PhD Thesis Defense
Title: A Robust Patch-based Synthesis Framework for
Combining Inconsistent Images
By: Mr. Aliakbar Darabi
Advisor: Dr. Pradeep Sen
Date: Aug 9th 2012, 3:00 PM
Location: ECE, Room 118
Current methods for combining different images produce visible artifacts when the sources have very different textures and structures or coming from far view points or from dynamic scenes with motions. In this thesis, we propose a patch-based synthesis algorithm, to plausibly combine different images that have color, texture, structural, and geometric inconsistencies. For some applications such as cloning and stitching that a gradual blend is required, we present a new method for synthesizing a transition region between two source images, such that inconsistent properties all change gradually from one source to the other. We call this process Image Melding. For gradual blending, we generalized patch-based optimization foundation with three key generalizations: First, we enrich the patch search space with additional geometric and photometric transformations. Second, we integrate image gradients into the patch representation and replace the usual color averaging with a screened Poisson equation solver. And third, we propose a new energy based on mixed L_2/L_0 norms for colors and gradients that produces a gradual transition between sources without sacrificing texture sharpness. Together, all three generalizations enable patch-based solutions to a broad class of image melding problems involving inconsistent sources: object cloning, stitching challenging panoramas, hole filling from multiple photos, and image harmonization.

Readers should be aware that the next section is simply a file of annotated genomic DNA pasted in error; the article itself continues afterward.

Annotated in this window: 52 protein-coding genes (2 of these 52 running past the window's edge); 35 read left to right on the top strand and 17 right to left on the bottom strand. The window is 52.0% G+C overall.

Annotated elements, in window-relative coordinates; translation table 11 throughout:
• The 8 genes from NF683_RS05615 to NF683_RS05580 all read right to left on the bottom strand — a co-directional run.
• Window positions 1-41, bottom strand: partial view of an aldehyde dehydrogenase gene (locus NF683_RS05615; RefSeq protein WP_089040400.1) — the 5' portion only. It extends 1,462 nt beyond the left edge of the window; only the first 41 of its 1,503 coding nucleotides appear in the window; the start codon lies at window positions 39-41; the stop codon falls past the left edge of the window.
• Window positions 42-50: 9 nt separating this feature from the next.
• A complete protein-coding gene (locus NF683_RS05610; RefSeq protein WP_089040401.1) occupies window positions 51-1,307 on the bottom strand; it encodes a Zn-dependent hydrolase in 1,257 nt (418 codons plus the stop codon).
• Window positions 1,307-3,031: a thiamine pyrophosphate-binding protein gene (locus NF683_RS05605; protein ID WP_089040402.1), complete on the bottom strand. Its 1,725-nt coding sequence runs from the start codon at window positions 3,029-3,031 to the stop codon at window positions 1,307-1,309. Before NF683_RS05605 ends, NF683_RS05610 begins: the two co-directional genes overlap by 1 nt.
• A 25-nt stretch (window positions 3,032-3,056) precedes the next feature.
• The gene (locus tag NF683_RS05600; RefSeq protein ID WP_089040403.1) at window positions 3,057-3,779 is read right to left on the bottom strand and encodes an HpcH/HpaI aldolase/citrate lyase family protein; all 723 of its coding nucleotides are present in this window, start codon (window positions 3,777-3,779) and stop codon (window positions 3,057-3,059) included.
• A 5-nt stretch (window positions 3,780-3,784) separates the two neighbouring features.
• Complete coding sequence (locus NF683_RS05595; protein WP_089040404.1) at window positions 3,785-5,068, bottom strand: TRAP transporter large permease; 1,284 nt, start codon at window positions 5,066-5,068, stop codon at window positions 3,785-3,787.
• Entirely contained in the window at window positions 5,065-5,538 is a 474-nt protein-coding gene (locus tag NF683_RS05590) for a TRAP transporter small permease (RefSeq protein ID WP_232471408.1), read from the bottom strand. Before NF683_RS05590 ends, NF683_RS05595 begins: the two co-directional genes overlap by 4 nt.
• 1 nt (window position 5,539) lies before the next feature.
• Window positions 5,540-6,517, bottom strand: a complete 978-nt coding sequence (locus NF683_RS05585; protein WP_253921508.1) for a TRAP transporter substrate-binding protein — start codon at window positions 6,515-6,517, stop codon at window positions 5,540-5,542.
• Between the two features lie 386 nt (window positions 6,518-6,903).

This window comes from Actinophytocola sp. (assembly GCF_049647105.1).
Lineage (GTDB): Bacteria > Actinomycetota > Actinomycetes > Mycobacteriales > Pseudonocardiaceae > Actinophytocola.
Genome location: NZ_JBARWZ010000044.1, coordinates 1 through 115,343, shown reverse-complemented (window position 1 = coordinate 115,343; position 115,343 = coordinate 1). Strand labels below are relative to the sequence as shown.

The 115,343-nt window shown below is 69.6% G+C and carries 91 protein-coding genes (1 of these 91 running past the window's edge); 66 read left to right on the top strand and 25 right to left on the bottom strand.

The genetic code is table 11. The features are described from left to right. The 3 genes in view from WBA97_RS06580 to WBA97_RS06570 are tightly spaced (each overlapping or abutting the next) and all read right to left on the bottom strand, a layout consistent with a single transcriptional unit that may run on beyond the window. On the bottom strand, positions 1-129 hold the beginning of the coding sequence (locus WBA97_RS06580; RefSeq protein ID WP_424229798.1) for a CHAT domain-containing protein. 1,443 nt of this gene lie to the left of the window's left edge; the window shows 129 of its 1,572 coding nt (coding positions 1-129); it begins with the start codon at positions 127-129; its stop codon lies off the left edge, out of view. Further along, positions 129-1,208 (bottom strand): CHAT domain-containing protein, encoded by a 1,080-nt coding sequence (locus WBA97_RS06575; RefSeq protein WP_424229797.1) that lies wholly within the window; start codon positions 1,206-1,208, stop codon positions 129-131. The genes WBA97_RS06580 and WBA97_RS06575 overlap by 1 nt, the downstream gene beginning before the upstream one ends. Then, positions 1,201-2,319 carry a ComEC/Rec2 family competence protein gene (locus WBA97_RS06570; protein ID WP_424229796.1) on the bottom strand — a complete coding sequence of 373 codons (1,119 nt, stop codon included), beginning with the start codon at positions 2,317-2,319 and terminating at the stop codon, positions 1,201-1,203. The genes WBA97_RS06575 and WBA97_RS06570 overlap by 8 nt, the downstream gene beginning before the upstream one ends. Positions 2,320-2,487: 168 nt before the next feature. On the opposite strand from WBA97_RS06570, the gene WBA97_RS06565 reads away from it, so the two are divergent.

We also demonstrate another application which requires us to address inconsistencies across images: High Dynamic Range (HDR) reconstruction using sequential exposures. In this application, when blending input images together, if the inconsistencies caused by significant scene motions are not handled properly, the results will suffer from objectionable artifacts for those dynamic scenes. In this thesis, we propose a new approach to HDR reconstruction that uses information in all exposures while being more robust to motion than previous techniques. Our algorithm is based on a novel patch-based energy-minimization formulation that integrates alignment and reconstruction in a joint optimization through an equation we call the HDR image synthesis equation. This allows us to produce an HDR result that is aligned to one of the exposures yet contains information from all of them.